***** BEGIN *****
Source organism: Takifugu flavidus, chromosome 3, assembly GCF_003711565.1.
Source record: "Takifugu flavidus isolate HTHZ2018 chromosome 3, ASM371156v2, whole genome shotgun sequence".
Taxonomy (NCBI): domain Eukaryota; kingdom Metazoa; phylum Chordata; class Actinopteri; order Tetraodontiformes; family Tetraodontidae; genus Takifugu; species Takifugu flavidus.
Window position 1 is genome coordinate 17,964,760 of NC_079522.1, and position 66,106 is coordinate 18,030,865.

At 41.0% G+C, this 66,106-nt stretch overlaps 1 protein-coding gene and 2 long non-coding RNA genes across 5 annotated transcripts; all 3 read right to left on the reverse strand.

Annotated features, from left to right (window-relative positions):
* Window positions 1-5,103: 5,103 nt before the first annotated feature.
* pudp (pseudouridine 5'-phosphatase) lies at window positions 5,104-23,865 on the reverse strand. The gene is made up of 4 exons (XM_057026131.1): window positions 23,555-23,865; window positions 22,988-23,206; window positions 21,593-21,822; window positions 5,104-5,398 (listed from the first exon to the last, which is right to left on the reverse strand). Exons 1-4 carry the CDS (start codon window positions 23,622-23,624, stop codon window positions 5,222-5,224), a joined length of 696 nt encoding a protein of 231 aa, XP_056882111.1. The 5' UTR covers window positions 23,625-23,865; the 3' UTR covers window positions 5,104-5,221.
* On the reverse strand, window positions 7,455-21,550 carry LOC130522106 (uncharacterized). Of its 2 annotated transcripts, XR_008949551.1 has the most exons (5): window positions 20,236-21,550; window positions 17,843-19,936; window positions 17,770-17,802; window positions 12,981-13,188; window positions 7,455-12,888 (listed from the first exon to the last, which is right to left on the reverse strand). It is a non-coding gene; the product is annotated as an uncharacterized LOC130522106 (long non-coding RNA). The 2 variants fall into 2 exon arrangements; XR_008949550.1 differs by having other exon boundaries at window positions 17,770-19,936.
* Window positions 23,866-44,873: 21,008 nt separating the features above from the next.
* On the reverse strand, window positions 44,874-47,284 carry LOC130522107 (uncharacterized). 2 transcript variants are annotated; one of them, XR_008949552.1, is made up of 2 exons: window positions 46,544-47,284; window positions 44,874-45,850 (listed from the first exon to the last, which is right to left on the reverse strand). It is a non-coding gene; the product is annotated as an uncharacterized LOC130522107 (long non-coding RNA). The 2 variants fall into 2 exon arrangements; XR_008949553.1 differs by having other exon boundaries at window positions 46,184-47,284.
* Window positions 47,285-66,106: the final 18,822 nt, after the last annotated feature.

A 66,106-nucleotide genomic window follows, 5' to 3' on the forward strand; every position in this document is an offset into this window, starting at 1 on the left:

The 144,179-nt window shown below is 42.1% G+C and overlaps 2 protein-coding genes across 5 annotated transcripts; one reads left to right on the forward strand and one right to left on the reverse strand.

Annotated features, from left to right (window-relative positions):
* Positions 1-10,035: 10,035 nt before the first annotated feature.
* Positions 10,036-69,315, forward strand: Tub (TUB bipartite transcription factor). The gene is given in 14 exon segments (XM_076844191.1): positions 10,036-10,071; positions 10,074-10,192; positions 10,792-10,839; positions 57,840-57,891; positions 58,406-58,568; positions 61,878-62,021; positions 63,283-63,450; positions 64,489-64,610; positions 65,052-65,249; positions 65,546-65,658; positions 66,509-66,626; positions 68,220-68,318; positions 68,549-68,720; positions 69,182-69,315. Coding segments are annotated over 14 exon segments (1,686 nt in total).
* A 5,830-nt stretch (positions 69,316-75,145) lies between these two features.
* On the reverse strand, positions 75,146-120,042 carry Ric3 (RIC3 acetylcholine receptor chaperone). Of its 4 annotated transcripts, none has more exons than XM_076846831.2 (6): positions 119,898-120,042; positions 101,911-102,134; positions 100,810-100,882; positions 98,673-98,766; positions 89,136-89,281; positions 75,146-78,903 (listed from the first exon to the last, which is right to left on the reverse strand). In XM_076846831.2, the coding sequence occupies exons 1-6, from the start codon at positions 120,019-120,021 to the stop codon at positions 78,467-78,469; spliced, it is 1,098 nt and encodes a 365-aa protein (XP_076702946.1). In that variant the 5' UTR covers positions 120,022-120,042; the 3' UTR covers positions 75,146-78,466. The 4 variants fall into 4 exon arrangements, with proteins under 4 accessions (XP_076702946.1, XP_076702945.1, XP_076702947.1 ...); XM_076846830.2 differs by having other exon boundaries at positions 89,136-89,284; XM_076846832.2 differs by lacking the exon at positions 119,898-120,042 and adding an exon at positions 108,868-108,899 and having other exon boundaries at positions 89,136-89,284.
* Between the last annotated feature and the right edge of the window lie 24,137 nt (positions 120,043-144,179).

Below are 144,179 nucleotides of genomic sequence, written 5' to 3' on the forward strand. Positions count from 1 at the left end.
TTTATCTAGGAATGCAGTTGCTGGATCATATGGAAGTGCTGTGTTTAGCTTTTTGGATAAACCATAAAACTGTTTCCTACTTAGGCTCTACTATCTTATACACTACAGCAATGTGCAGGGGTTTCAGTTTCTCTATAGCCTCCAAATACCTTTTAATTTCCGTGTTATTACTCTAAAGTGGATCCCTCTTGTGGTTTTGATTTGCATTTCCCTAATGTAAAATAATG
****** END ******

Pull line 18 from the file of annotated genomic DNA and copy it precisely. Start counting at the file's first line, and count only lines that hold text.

* A 5,830-nt stretch (positions 69,316-75,145) lies between these two features.